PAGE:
A team led by researchers at Washington University School of Medicine in St. Louis has identified variations in a gene that doubles a person's risk of developing Alzheimer's disease later in life.
The research is published online in the journal Nature.
Over the past two decades, scientists have discovered a number of common genetic variants linked to early-onset (which strikes before age 65) and the more common late-onset forms of Alzheimer's disease. But those variants account for only a fraction of Alzheimer's cases.
The newly identified variations, found in a gene never before linked to Alzheimer's, occur rarely in the population, making them hard for researchers to identify. But they're important because individuals who carry these variants are at substantially increased risk of the disease.
As part of the new research, the investigators focused on families with several members who had Alzheimer's.
As a practical matter, finding mutations linked to Alzheimer's disease means it may be possible to identify more people at risk years before they develop any symptoms. These patients could be monitored carefully for early signs of Alzheimer's and possibly even get treatments to slow the progression of the disease.
"We were very excited to be able to identify a gene that contains some of these rare variants," said lead author Carlos Cruchaga, PhD. "And we were surprised to find that the effect of the gene was so large. After adjusting for other factors that can influence risk for the disease, we found that people with certain gene variants were twice as likely as those who didn't have the variants to develop Alzheimer's."
As in many genetic studies of Alzheimer's, Cruchaga and his co-investigators analyzed DNA from people in families in which multiple members were affected by the disease.
"That allowed us to identify several families affected by the common mutations in genes we already knew about," Cruchaga explained. "We removed those families from the dataset and focused our efforts on other families that were affected by Alzheimer's disease but did not have any known genetic variants that had been linked to the disease."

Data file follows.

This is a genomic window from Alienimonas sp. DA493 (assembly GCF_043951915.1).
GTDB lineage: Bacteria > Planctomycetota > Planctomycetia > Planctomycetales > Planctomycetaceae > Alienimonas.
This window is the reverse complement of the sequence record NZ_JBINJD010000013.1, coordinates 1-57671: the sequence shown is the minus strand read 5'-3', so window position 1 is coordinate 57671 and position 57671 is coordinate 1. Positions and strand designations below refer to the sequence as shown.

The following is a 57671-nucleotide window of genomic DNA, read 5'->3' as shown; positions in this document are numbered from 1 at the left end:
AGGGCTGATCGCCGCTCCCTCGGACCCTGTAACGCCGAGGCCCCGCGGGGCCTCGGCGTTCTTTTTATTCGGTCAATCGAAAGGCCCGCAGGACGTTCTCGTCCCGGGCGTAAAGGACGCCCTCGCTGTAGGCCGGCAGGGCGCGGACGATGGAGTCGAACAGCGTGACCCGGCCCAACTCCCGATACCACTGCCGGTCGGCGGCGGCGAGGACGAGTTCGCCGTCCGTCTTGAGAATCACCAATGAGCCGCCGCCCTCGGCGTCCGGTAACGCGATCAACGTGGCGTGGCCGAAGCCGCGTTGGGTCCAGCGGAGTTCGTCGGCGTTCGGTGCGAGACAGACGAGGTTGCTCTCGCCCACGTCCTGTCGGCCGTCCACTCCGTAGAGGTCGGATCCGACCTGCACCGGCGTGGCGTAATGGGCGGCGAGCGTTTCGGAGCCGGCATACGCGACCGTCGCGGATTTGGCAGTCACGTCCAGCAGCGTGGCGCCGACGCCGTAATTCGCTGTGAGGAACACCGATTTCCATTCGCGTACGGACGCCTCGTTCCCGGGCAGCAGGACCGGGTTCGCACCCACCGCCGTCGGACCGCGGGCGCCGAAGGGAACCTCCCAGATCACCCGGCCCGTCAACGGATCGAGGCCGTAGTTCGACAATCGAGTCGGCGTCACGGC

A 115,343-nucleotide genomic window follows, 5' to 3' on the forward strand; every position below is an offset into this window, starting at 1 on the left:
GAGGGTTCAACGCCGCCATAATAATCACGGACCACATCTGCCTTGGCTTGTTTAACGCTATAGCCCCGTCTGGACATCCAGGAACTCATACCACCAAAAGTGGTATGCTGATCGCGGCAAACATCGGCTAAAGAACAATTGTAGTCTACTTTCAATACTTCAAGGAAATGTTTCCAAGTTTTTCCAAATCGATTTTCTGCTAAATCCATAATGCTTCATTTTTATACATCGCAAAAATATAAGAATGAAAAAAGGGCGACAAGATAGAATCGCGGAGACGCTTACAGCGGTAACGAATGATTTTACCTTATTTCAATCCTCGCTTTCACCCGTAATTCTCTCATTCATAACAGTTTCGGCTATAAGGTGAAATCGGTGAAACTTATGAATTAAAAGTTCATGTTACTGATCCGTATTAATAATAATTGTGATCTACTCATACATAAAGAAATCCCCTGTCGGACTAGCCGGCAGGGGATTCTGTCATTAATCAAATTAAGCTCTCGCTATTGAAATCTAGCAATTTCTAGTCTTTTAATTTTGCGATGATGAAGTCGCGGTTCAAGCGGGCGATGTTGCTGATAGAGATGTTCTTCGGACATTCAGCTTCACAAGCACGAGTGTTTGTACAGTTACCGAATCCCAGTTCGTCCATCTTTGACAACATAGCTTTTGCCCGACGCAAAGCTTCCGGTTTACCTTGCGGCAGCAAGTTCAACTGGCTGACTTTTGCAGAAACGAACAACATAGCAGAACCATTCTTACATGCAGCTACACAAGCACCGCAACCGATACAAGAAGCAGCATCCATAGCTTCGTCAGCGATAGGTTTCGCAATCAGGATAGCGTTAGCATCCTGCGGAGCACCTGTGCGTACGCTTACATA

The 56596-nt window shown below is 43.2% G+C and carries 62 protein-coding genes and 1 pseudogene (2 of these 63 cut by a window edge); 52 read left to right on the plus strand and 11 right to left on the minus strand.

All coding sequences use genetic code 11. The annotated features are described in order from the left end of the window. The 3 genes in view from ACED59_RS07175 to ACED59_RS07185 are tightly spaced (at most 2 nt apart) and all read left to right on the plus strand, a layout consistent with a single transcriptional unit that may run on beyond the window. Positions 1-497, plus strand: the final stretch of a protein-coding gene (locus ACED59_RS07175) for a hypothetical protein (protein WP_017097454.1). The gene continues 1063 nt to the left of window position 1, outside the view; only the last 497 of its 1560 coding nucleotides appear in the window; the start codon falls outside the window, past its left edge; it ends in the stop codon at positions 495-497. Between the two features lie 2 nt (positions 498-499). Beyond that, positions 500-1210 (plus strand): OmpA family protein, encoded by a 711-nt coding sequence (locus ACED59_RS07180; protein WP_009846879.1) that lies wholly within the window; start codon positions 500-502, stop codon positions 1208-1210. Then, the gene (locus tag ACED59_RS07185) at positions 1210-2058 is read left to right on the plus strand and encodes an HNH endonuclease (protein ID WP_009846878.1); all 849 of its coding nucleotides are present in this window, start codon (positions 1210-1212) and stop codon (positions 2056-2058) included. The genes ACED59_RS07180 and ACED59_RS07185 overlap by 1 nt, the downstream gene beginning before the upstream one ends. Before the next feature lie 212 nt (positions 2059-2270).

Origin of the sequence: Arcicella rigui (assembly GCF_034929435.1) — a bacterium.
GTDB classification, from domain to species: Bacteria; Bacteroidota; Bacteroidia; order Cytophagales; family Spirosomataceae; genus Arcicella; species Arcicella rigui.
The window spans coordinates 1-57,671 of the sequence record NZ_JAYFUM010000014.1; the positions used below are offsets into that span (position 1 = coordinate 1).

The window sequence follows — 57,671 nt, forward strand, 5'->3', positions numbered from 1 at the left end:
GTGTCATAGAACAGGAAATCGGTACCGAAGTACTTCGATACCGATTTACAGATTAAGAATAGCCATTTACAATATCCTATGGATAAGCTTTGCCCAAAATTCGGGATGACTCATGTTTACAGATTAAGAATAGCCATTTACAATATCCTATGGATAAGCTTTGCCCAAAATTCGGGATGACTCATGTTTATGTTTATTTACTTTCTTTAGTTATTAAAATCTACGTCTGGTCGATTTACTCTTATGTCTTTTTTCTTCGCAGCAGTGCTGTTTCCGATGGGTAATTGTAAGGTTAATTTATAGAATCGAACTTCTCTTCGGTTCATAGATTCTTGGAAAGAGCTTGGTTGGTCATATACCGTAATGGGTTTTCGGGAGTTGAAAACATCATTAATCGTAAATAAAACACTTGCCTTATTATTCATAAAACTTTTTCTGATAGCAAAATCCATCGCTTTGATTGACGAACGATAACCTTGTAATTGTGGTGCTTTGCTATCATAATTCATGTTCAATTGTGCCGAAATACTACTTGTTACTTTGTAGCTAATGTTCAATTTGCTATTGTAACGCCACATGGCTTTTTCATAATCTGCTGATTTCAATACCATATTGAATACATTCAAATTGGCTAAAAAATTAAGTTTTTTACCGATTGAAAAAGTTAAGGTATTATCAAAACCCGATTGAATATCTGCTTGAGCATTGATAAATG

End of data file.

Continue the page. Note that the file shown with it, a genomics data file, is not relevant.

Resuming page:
They sequenced all the protein-coding genes from several individuals in each of the 14 families, using a technique called whole exome sequencing. Some of these family members had an Alzheimer's diagnosis but others did not.
The investigators compared DNA from affected individuals in a family to those in the same family who didn't have the disorder. Eventually, they identified two families that carried the same variation in the phospholipase-D 3 gene (PLD3). The variation was present in affected family members but not in the elderly family members who did not have Alzheimer's disease.
"We then studied another 11,000 other people with and without the disease and found that a PLD3 gene variant doubled the risk for Alzheimer's disease," said Cruchaga, an assistant professor in the Department of Psychiatry. "This PLD3 variant, like the recently identified rare variant in the TREM2 gene, appears to confer more risk for Alzheimer's disease than other genes identified by the latest genome-wide association studies."
After the initial exome sequencing, researchers used more detailed sequencing to look closely at the PLD3 gene in another 4,000 people of the same age, some of whom had Alzheimer's disease. This experiment helped them identify additional variants in the gene that increased risk for Alzheimer's, indicating that the PLD3 gene clearly had a role in the development of late-onset Alzheimer's disease.
"The approach we've taken in this project is just as important as the discovery that this gene is involved in Alzheimer's," said co-investigator Alison M. Goate, DPhil. "By studying gene variants within families, we were able to narrow down the number of variants that might cause disease. If we had been using unrelated individuals, we would not have had the statistical power to find these rare variants."
Additional experiments conducted in the laboratory showed that when the PLD3 gene is active, levels of amyloid-beta decline. This substance aggregates in the brains of Alzheimer's patients to form plaques. When the researchers decreased expression of PLD3, levels of amyloid-beta increased.
"That experiment strongly suggests that PLD3 is influencing Alzheimer's disease risk by regulating the activity of the gene that makes amyloid," said Goate, the Samuel and Mae S. Ludwig Professor of Genetics in Psychiatry.
The researchers don't completely understand how changes in the PLD3 gene are involved in Alzheimer's disease yet.
"Part of the beauty of genetics is that you don't need to know the function of a gene to know that it's involved in a disease," said Goate, also a professor of genetics and co-director of the Hope Center for Neurological Disorders. "But now that we've found that this gene is involved, we need to figure out its precise role in the body and how particular variants contribute to the development of Alzheimer's disease."